Distracted driving is a good example. Scientifically, distracted driving is an umbrellas term. It includes any behavior that causes:
- Manual distraction (taking one’s hand off thewheel),
- Visual distraction (taking one’s eyes off the road), or
- Cognitive distraction (taking one’s mind offdriving).
Technically, changing the radio station involves all three types of distraction. But most people would not consider such behavior to be a breach of duty. Something like a long-term conversation on a handheld or hands-free cell phone, however, is a different story.
Cause in Fact
Typically, the jury decides what constitutes a brief lapse and what constitutes a breach of duty. Similarly, the jury also decides if there was a connection between the breach and the victim/plaintiff’s damages.
Lawyers usually call these element “but-for” causation, asin the injury would not have occurred “but for” the tortfeasor’s action or inaction.
Once again, the jury must draw a line. There’s an old quote that says “For want of a nail the shoe was lost; For want of a shoe the horse was lost; For want of a horse the battle was lost; For the failure of battle the kingdom was lost; All for the want of a horse-shoe nail.” So, according to that logic, the guy who messed up the horseshoe nail was responsible for the kingdom’s fall. But most people wouldn’t see it that way.
Instead, there must be a more direct connection between thebreach and the damages. One might be able to blame someone in the battle for the loss of the kingdom, but that’s about as far as it goes.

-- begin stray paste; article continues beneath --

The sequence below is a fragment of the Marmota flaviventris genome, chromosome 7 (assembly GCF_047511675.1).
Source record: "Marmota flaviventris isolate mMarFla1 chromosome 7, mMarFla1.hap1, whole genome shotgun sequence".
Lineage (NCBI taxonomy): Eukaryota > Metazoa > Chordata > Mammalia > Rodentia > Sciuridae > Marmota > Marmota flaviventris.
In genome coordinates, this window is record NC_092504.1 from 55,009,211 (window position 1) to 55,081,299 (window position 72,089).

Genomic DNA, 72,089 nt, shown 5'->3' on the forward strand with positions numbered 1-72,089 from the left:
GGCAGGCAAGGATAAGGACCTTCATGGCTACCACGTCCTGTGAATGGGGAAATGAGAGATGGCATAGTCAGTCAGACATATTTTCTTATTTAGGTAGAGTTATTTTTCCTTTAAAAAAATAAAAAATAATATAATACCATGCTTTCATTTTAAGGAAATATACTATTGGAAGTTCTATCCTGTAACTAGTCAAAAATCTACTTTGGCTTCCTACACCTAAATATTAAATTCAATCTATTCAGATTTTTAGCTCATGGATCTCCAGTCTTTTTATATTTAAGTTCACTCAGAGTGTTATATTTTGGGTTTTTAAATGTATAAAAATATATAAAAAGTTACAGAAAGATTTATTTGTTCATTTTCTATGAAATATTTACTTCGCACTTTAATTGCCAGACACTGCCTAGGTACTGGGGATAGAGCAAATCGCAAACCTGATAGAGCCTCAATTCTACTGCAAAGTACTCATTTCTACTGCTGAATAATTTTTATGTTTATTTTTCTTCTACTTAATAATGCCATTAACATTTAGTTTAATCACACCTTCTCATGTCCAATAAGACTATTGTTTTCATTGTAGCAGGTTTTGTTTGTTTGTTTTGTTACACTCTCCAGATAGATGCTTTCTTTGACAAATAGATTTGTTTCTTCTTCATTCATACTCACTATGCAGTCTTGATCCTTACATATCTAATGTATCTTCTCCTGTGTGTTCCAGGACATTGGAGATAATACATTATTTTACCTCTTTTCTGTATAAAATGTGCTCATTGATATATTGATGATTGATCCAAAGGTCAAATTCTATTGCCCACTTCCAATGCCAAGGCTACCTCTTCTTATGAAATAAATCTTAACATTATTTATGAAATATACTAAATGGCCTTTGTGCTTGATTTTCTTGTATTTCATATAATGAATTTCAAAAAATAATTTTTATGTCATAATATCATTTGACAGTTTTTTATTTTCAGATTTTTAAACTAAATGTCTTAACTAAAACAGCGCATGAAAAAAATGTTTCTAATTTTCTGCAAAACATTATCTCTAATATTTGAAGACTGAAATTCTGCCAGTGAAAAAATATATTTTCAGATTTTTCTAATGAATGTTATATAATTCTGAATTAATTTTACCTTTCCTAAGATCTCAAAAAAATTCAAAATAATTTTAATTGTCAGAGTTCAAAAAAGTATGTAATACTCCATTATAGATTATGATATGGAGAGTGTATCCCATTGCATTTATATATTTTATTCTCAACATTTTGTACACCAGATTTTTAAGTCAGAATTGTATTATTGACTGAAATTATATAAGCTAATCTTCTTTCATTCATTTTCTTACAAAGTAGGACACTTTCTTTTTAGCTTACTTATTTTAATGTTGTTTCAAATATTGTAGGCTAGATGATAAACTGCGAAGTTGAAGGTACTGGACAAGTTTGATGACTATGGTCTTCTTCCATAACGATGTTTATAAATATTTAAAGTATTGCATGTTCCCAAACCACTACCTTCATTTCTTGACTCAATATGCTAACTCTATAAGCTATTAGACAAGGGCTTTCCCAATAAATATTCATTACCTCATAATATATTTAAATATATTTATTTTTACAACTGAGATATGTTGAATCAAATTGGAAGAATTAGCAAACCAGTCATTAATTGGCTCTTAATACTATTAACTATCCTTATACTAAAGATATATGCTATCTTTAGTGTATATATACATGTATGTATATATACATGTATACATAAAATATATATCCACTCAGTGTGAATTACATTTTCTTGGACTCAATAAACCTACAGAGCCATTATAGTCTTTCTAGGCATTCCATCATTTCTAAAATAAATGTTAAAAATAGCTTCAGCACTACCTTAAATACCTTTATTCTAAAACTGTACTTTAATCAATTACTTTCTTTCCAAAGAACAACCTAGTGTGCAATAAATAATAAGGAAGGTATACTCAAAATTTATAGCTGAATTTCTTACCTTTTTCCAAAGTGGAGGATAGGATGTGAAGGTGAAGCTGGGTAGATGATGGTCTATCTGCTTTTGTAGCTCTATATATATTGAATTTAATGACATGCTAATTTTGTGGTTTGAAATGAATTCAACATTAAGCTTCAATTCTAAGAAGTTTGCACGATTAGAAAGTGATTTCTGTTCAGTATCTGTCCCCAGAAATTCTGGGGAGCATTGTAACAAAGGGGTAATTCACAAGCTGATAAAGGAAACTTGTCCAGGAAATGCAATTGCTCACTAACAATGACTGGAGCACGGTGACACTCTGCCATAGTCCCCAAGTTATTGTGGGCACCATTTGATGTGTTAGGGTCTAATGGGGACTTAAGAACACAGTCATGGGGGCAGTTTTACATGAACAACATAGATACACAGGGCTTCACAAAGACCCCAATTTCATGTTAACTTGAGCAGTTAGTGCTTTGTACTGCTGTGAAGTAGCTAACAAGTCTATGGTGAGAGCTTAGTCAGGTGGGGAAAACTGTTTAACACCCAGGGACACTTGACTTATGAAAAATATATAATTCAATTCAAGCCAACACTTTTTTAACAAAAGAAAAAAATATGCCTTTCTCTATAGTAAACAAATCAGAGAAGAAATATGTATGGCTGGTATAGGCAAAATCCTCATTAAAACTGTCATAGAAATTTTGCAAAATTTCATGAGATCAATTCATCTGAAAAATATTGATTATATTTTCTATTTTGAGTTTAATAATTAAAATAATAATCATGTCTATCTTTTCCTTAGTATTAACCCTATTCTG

This legal term basically means foreseeability. The concept comes from 1928’s Palsgraf v. Long Island Railroad Company.This case reads more like a Three Stooges Film than a pillar of legal negligence. As a train pulled away from theplatform, two railway porters helped an overweight passenger into the train car. One pushed him from behind while the other pulled from in front. The man dropped a package of fireworks. The fireworks exploded, causing a large scale to topple onto poor Mrs. Palsgraf, who was on the other side of the platform.The court concluded that although the rail porters were negligent, the injury was not foreseeable.
Assume that a tortfeasor suddenly veers off the road and hits a pedestrian. That’s certainly a foreseeable result of operating a car.But what if a surgeon makes a medical mistake while operating on the victim?The negligent driver could not have foreseen that event, so liability for those medical negligence damages does not attach.
In some cases, the zone of danger expands to other injuries.That’s usually true if parents are in a vehicle when their children are seriously injured. The parents may be entitled to compensation as bystanders.
The final element of negligence is usually a straightforward one. To recover compensation, the victim/plaintiff must normally sustain a physical injury. That could be either a bodily trauma injury or property damage.
That’s not true in all cases. Many states recognize the negligent infliction of emotional distress doctrine. In some jurisdictions, near-miss car crash may be actionable under this rule.